He came to me out of the sea, carrying his heart in his hands.
I keep it in my thoughts, even now. Even when the fog comes skulking in and the gas lamps are like winter flames, guttering. When all is grey and dull and lifeless. Whatever else he was, he was carrying his heart.
Epochs later, the curtains grew dusty and brittle, the deep, vicious colour of a bruise. The floorboards creaked and we were civilized. We were no longer the wild, ravening voices of the world, howling our shame and indignation at the sky.
His hair was parted now, his collar stiff and white. He sat with his back to me, composing missives at his desk, still, so still. He sat like a man long-dead, utterly implacable.
“Do let’s stop pretending,” I said, pausing in the doorway. “Save for decorum, there is no point in going on like this. We are already undone.”
For one long, breathless moment, I thought he had not heard me. He made no move except to wet his pen. The nib scratched and went silent. When he turned, his expression was one of polite interest.
I stepped into the room, moving close to the coal grate. Once, his touch had been magical, igniting something in me. Now my skin did not feel made of nerves or tissue, but only cut from marble.
“Are we so shameful?” I said. “So astoundingly wicked that we must bear the world’s shame as well, emulate their manners and live their lives? Are we so bad that we must be repentant of their sins?”
His pen lay placid on the blotter and for millennia, he had railed against his exile, his second birth a baptism in flame.
I stood before the fire with my hands clasped, my back straight. “What keeps you with me? On what account do you stay?”
“Well, love, I suppose.” His smile was gentle and mild, not the blood-leer of a warrior. “I take my duty seriously, but that does not mean I don’t love you.”
Out in the street, carriages clattered past, rolling on toward hearth and home. The travellers were returning to their dear ones, and love takes many forms.
In my wild, unholy days by the white cliffs, I had taken my lovers with my teeth and with my claws. Now, when I went out into the chaos of the city, I wore kidskin gloves. They covered my cruel fingers, buttoned up the wrist with tiny pearls, and I have never been one to shun the sea. When men greeted me, I lowered my gaze modestly.
Before the grate, I looked into the palms of my hands. “When did we become so tame?”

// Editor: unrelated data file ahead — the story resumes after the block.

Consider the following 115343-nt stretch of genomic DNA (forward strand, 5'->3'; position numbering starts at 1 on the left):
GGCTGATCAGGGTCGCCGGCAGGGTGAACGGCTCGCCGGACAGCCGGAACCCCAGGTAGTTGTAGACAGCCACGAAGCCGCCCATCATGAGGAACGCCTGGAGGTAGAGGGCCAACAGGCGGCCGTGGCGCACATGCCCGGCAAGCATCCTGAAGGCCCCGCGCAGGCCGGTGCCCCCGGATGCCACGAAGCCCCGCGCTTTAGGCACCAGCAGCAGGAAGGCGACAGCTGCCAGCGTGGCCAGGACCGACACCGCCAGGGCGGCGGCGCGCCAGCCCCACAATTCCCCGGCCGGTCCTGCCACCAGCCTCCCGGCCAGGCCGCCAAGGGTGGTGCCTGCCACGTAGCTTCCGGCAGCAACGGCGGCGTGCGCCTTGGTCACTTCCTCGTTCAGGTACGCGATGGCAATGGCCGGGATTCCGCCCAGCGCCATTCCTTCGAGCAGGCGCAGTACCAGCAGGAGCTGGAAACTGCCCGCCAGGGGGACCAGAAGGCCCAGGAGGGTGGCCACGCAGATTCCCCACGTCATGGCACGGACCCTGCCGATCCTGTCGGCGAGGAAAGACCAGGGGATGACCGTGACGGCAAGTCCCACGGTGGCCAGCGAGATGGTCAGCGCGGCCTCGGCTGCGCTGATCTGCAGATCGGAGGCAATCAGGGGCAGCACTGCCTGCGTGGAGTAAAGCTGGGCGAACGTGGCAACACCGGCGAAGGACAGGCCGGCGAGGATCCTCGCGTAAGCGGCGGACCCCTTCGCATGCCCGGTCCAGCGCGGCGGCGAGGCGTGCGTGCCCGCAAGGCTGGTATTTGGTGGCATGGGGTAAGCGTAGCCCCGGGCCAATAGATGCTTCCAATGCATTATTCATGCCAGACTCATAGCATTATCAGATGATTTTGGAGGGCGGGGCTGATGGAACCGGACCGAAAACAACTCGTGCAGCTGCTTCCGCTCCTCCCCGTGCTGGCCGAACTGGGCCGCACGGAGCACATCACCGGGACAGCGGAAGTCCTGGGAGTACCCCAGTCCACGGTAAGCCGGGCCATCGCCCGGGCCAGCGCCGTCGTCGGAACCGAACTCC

“Have we become so? We are only living out the customs of the country, every century, every era, and this too will pass.”
But the words were empty ones. They fell as stones fall, heavy and without inflection. The world had never misused us so badly.
The new mythology of love was that it bent to the fashion of the day, obligated to take the shape of doves, lilies, jewels. This is a lie. Love is sometimes as passionate as war.
In his youth, he was electrified. The stars were moving in his bloodstream. He would not have been cowed by the customs of an earthly monarch. When he loved, it was with a heat and a desperation that he carried like a sword. He loved in the way that Greeks burned cities.
I had only to remember that centuries before, men fell in battle for the daughter of Troy, that passions carried greater weight than decorum. It took so little to prove that human life and property are devastatingly temporary. All she had to do was lie down for a prince. They burned the city to the ground.
He took out his sealing wax and softened it over a flame, an outmoded practice. “Do you doubt my devotion?”
I shook my head, imagining an ill-fated liaison, traitorous, inevitable. Helen, standing at the parapet, looking out over the blue Agean sea.
“Is it my loyalty then? My fidelity?” With great concentration, he folded his notes and sealed them.
“Do you think me a fool? What do I care for fidelity?”
He stood, reaching for his coat and hat, gathering the letters and placing them in his waistcoat pocket. “What can I say?”
I turned my back and examined his writing table, his gentlemanly effects. “Say nothing.”
The sealing wax still clung to the spoon, a vibrant red. The seal was ebony-handled, made in the shape of a heart. Not the point and curve of valentines, but a heart of uncommon muscle and density, bristling with a spray of veins and arteries.
The ocean where I met him was red as blood. Lucifer, the morning star, appearing to me out of the sunset. I had run from God and from the garden, run so far east that every direction I turned, the sun was sinking below the horizon.
He came to me out of the water, hand extended. The curve of his shield slung across his back was like the dawn.
Now we faced each other in a silent room, and the Turkish rug was the finest live wool and complemented the silk wallpaper.
“Wait,” I said, catching him by the sleeve, drawing him close.
In his eyes were worlds upon worlds, each with its own creed and customs, each distinct and separate, none meaning any limitation on his love.
“Say nothing.” With my arms around his neck, I pulled him close and sinned in the fashion of the day.